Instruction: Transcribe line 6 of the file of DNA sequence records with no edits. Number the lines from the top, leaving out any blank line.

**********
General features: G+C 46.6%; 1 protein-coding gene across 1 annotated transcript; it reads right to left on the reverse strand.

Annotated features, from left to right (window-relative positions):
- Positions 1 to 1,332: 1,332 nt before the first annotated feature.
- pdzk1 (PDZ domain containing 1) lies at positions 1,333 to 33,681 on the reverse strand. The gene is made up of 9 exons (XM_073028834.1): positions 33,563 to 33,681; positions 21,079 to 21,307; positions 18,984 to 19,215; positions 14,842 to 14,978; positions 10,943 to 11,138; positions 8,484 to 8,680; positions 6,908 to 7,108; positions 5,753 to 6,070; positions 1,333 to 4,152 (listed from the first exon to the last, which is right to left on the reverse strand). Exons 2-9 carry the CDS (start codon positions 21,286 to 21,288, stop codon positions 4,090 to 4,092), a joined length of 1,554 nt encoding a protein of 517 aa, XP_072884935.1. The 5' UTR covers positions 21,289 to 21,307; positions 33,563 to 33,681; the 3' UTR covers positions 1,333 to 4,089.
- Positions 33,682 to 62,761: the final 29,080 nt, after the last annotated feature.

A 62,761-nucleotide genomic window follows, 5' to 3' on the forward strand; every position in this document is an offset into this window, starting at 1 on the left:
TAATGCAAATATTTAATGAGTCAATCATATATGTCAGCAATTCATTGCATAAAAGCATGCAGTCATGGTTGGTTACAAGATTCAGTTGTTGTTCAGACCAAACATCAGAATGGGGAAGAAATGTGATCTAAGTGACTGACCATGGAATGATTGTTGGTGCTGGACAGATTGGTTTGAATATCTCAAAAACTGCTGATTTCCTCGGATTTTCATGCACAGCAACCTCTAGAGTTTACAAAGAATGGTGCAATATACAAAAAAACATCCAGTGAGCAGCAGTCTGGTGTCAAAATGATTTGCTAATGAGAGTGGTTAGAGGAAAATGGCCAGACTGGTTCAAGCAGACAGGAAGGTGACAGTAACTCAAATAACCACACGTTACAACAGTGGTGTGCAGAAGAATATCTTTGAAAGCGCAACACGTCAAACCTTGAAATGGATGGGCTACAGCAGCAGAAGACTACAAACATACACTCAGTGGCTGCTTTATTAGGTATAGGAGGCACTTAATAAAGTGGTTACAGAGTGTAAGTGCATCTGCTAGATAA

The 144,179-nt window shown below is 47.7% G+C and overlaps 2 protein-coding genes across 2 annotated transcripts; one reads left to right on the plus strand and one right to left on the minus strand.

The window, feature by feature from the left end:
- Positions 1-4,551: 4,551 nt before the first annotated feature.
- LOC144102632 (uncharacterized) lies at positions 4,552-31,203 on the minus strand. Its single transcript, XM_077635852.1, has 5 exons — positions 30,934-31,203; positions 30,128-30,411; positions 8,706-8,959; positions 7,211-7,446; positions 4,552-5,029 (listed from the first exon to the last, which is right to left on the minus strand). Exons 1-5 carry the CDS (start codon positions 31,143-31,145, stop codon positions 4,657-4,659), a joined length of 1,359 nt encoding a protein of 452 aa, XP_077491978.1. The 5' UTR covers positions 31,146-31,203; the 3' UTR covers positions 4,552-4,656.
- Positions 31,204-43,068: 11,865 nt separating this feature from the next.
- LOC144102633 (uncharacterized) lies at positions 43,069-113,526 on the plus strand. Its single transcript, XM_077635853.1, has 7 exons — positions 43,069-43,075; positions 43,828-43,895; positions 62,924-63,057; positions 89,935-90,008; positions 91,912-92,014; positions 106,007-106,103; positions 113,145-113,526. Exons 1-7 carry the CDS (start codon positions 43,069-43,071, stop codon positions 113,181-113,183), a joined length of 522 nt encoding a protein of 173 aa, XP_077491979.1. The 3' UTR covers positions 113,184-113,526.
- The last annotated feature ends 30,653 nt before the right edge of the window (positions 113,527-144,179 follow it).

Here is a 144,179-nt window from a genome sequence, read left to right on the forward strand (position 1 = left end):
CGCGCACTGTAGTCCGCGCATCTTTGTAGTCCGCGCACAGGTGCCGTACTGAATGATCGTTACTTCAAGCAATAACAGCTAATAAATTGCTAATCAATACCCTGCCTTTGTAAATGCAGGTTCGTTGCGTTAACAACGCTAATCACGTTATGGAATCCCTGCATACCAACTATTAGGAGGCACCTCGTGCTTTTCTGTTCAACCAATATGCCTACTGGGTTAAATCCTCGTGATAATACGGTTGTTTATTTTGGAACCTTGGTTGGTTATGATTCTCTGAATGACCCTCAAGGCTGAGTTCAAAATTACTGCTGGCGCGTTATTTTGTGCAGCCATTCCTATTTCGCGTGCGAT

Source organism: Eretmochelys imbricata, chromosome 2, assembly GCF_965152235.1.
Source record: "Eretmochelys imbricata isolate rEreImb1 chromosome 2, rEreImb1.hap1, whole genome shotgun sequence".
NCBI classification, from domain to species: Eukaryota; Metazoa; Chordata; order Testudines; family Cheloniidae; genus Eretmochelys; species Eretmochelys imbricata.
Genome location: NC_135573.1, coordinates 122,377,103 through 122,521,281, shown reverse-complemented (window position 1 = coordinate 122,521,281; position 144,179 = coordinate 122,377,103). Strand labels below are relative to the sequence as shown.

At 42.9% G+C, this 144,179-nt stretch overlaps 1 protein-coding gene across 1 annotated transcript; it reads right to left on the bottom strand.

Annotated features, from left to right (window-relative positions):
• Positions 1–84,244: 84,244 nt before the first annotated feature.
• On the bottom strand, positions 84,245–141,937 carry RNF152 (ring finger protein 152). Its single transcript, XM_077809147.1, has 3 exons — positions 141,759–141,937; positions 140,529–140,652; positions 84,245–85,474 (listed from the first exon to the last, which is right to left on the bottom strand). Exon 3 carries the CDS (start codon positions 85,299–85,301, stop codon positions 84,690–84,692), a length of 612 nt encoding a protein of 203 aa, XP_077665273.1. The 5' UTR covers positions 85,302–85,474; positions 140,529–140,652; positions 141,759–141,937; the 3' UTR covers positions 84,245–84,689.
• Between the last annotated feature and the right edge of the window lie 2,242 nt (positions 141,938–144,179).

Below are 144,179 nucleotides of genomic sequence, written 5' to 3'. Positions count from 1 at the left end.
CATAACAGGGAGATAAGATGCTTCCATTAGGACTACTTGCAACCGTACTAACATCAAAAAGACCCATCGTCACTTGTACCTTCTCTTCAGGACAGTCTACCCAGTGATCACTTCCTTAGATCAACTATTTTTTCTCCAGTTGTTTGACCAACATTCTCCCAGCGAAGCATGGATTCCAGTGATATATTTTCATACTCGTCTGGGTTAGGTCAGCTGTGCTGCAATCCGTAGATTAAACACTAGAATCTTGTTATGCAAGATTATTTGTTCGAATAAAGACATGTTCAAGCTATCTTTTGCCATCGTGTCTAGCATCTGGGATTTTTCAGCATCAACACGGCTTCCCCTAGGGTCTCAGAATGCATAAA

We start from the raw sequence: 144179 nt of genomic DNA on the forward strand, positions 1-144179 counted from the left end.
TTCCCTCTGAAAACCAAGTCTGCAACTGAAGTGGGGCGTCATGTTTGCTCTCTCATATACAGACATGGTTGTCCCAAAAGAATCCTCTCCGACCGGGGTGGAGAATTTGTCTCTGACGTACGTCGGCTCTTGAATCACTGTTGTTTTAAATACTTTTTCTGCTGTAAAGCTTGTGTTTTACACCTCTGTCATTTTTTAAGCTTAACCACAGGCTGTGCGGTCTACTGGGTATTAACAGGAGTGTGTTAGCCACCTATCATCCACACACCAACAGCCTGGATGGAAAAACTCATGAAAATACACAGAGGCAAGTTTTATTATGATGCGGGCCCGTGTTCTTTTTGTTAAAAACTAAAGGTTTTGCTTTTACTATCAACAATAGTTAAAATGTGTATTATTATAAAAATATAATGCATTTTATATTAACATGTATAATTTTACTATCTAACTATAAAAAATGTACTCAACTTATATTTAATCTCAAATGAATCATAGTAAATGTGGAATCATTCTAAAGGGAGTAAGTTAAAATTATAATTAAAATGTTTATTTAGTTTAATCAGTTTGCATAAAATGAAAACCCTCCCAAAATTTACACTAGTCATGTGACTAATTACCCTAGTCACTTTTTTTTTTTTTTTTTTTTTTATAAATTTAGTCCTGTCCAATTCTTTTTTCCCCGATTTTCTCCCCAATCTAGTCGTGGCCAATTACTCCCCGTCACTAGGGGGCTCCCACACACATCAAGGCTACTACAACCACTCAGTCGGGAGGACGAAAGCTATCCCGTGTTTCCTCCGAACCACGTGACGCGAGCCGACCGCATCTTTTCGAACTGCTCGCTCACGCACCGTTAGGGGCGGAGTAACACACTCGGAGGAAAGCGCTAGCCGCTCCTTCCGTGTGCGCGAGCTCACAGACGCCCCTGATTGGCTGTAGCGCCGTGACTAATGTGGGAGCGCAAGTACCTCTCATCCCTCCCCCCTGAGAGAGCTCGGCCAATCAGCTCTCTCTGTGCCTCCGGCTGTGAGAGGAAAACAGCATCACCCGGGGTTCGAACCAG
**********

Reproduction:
A 62,761-nucleotide genomic window follows, 5' to 3' on the forward strand; every position in this document is an offset into this window, starting at 1 on the left: